For me, earning a master’s degree was far more difficult than confronting Russ, but it was still an issue of deep dread with a lot at stake. I counseled with my wife, Linda, and she was very supportive and reassuring. So, despite my anxiety and fear of failure, I decided to try. I investigated several available executive programs—programs that offered evening and weekend classes for working adults. I chose the Executive Master of Public Administration (EMPA) program at Brigham Young University’s Salt Lake Center.
|BYU’s Salt Lake Center, 1992|
BYU’s EMPA program was nationally recognized. To be admitted, I had to complete the Graduate Management Admissions Test (GMAT) with a very high score. I knew meeting that standard would be difficult, especially for someone who been at school recess for nearly two decades. So, I borrowed a 2”-thick GMAT preparation book from the public library. I studied, analyzed, and crammed all of its sections, and took nine of its practice exams. But, the results were always discouraging. With each exam, I got a lower and lower score. Even my best practice score was not high enough for admission to BYU’s program. So, when it came time for the real thing, I figured I was a goose ready for the oven. Before the exam, I pleaded for divine help. I had done everything I knew how to do. My future, and my family’s future depended on me scoring well.
After taking the GMAT, I left the examination center confident that I deserved a dunce cap. I was extremely discouraged. However, a few weeks later when I received my scores, I was stunned and dumbfounded. My composite GMAT score was high enough to qualify me, not only for BYU, but for any MPA program in the nation! I honestly wondered if the testing organization had made a scoring mistake. That experience taught me an invaluable lesson: do your very best, seek God’s help, and, if it’s his will, everything will work out okay.
With acceptance into BYU’s program came the need to pay for it. My employer was willing to reimburse up to 50% of the costs. But, the program was expensive, and I didn’t know how we could find the money for our portion. Linda and I discussed it, pondered numerous options, and prayed earnestly about it. Our prayers were mercifully answered in the form of an initial loan from my mother and the successful refinancing of our home’s mortgage, which provided enough extra money to pay off my mother’s loan and fund my entire EMPA program.
Learning by Study and Faith
The GMAT and financing aside, I still doubted my academic abilities. On my first evening at BYU’s Salt Lake Center, I felt like I was back at the arm wrestling table with Russ the Intimidator. I looked around at my classmates and realized I was probably the oldest one in the group. How could I keep up with those brilliant, younger students, many of whom had only been out of college for about two years? Even more dreadful to me was my first class: economics, with its brain-bruising jargon, formulas, and graphs. Economics had been my least favorite and worst class in my undergraduate program some 20 years earlier! I knew I was doomed.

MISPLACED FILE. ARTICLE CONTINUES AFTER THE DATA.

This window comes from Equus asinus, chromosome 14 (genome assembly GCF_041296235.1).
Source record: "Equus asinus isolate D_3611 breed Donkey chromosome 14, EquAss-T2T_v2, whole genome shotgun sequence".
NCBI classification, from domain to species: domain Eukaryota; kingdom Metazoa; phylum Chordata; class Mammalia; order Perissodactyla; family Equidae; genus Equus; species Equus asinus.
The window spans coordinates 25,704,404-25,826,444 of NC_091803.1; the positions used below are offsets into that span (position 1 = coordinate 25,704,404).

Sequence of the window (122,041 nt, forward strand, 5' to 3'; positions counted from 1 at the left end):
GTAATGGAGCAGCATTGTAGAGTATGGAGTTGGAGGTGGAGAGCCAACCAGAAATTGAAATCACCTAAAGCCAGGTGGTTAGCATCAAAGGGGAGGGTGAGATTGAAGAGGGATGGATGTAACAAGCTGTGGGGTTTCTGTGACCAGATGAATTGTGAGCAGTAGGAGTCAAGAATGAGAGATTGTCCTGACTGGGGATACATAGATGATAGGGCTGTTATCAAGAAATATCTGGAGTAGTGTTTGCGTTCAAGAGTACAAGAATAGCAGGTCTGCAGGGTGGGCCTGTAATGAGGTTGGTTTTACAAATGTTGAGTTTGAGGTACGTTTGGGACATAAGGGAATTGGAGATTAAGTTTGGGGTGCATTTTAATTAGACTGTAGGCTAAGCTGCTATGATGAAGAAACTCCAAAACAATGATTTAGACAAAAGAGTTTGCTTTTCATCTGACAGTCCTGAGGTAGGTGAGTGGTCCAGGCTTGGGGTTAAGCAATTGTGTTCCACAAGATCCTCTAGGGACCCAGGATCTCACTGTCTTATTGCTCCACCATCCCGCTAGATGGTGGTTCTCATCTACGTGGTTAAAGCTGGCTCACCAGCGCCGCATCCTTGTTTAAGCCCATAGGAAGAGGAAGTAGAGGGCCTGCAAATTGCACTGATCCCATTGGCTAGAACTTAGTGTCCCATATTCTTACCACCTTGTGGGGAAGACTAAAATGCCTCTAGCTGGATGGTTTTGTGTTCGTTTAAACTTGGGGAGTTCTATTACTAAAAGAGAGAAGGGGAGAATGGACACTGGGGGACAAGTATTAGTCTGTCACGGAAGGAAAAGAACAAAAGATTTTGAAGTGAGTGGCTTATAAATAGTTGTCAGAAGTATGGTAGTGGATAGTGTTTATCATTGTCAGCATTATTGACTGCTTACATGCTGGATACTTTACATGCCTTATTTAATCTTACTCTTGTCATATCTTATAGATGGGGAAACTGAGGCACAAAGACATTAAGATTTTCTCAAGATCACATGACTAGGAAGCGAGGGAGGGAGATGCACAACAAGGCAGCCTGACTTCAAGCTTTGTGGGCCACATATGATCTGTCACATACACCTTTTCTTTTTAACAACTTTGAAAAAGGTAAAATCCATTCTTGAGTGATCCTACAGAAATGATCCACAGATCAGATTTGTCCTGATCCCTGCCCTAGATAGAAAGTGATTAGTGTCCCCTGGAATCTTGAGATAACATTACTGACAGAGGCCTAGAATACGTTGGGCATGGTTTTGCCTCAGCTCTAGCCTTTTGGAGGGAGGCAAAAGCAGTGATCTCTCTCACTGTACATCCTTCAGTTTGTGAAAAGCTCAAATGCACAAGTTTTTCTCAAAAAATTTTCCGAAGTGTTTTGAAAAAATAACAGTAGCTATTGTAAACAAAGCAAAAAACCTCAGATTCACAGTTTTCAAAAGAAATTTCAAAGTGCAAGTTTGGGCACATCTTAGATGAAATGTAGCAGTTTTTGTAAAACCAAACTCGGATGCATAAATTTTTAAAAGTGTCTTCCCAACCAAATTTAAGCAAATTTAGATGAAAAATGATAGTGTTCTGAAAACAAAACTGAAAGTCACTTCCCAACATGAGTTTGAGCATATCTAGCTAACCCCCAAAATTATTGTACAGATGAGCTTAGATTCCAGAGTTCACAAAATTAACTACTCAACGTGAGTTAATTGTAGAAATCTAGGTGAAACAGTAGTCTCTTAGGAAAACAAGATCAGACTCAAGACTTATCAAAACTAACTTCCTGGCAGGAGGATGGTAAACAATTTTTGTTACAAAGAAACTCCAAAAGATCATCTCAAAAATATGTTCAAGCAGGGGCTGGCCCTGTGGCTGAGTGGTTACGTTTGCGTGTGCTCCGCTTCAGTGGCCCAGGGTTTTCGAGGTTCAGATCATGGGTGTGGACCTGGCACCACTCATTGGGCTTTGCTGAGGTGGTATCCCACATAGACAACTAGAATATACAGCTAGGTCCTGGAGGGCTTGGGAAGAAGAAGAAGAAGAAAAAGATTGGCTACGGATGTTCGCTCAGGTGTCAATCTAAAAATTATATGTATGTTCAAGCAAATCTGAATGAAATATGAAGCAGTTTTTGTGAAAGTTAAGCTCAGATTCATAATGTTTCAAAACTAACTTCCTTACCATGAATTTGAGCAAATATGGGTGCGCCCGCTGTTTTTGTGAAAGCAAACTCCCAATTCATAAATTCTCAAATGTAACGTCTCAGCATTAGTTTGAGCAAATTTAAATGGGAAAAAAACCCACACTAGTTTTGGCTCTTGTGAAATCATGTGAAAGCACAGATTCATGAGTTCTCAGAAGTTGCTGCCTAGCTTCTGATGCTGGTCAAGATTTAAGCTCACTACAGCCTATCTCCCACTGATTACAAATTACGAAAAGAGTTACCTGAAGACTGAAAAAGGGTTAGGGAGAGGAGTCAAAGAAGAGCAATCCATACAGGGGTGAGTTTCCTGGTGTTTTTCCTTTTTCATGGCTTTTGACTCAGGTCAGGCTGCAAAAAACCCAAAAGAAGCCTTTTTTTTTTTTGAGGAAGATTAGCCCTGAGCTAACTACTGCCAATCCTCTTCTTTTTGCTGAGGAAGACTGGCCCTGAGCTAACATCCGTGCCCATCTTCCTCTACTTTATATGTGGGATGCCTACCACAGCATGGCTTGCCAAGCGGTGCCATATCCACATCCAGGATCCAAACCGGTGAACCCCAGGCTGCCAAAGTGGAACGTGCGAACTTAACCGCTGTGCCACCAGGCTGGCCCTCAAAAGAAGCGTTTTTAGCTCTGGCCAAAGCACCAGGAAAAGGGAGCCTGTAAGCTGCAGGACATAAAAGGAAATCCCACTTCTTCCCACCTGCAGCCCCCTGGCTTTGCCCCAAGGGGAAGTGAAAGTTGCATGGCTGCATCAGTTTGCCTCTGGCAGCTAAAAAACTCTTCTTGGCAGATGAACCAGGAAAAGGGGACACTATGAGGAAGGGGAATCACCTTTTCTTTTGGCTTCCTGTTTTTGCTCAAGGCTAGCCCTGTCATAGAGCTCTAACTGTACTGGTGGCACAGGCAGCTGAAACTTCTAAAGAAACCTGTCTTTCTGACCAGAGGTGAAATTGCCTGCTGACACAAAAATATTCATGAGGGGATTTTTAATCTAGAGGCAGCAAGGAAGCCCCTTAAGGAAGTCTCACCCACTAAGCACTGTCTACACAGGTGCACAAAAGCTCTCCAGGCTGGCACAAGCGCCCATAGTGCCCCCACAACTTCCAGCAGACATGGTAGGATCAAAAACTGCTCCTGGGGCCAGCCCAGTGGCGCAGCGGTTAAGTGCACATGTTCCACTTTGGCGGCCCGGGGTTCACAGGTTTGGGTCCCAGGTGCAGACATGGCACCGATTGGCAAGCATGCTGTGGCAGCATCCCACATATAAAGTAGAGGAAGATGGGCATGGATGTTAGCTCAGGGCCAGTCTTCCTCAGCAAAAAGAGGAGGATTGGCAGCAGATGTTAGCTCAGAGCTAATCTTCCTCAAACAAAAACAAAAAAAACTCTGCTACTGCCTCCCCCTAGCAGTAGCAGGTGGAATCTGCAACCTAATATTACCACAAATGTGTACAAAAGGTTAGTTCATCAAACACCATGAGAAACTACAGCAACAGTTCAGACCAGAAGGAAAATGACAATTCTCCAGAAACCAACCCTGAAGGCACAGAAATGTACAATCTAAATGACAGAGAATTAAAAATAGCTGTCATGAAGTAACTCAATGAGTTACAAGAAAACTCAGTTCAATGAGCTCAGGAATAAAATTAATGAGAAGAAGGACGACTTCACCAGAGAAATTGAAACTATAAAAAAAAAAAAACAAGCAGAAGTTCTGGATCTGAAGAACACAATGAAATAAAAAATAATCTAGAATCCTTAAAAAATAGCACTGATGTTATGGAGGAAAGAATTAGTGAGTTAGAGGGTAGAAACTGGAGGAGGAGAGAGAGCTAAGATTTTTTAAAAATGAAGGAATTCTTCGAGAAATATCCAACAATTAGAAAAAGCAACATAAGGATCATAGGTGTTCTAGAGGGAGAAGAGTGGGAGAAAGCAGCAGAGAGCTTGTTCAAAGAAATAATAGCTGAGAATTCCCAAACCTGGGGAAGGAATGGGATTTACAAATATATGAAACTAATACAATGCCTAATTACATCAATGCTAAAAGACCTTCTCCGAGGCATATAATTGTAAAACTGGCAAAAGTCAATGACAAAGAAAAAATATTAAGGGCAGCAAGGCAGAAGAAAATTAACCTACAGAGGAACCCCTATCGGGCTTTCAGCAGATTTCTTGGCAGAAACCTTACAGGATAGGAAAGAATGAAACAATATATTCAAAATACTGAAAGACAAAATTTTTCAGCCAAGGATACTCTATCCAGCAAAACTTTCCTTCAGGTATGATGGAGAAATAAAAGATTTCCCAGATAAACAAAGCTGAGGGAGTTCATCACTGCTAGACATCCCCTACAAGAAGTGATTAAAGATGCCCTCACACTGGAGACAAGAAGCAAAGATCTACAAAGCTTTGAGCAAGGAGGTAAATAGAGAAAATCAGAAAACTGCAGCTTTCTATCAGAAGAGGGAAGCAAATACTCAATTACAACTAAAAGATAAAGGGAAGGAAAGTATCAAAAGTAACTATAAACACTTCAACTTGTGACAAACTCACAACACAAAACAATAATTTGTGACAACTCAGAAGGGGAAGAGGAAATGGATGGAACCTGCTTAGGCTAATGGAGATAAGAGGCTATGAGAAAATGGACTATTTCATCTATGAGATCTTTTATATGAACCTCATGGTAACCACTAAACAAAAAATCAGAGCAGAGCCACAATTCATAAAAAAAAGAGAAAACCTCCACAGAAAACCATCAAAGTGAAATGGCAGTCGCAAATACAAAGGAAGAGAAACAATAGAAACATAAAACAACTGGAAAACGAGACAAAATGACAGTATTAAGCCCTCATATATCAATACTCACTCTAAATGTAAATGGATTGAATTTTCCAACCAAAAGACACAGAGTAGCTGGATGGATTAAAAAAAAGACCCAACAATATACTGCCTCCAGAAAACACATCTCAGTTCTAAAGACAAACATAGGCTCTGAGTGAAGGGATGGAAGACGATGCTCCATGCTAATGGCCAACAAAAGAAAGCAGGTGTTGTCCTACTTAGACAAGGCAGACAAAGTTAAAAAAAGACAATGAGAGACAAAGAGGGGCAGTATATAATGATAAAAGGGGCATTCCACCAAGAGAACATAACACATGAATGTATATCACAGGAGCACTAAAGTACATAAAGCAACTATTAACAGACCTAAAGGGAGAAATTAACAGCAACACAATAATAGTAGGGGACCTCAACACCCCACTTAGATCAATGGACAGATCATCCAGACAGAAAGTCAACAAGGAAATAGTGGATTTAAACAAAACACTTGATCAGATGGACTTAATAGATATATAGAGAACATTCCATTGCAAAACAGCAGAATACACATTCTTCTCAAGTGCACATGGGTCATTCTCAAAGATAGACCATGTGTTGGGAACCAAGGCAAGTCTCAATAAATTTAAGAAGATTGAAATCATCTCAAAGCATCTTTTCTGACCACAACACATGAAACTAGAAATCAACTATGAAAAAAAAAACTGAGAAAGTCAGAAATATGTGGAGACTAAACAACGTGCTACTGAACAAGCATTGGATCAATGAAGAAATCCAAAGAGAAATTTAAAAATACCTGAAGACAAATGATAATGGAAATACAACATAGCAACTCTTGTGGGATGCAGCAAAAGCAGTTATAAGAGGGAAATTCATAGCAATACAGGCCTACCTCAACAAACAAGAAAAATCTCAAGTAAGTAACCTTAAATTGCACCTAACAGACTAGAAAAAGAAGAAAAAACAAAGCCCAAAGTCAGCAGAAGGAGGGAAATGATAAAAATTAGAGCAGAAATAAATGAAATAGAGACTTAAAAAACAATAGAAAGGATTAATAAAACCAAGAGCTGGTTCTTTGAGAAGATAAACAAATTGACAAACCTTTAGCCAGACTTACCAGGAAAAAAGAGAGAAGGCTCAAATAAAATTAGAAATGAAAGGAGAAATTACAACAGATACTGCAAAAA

Sometime during the following weeks while wallowing in self-doubt, I read a scripture passage in the Doctrine and Covenants, section 88, verse 118. A portion of it struck deep into my soul: “…Seek , even by study and also by ” After pondering that passage, I decided to follow the Lord’s counsel and add faith to my efforts. I promised to make every course and every class a matter of prayer, pleading for God’s help.
BYU’s EMPA program required 33 months to complete 16 prescribed courses. I was true to my promise for 14 of those 16 classes. In the first 14 classes, I did far better than I had ever expected. I had done so well, in fact, that I felt like I could handle my last two classes on my own, and I neglected to seek divine help. At the end of the semester, I was stunned when I got the worst grades of my program. The grades weren’t horrible, but the lesson to me was obvious. I can learn adequately with diligent study and faith in myself. But, add faith in God, and I learn far better.
|Jim on graduation day, 1995|
In the end, I surprisingly graduated summa cum laude and fourth in my class. I remained in a management-level position with my employer for another 19 years. Anchored by my master’s degree, I survived three major department reorganizations and two corporate downsizings.
I and my family will be forever grateful for the advice and encouragement from my managing director, Ronald L. Knighton, when he counseled me to earn a master’s degree.
I am particularly grateful for the Lord’s scriptural advice to “seek learning, even by study and also by ” By following that counsel, I mustered the needed academic courage, and it taught me an important principle of intelligence: when study is combined with faith, together they become very powerful educators, far more powerful than diligent study alone.
Written by James E. Hartley, September 2017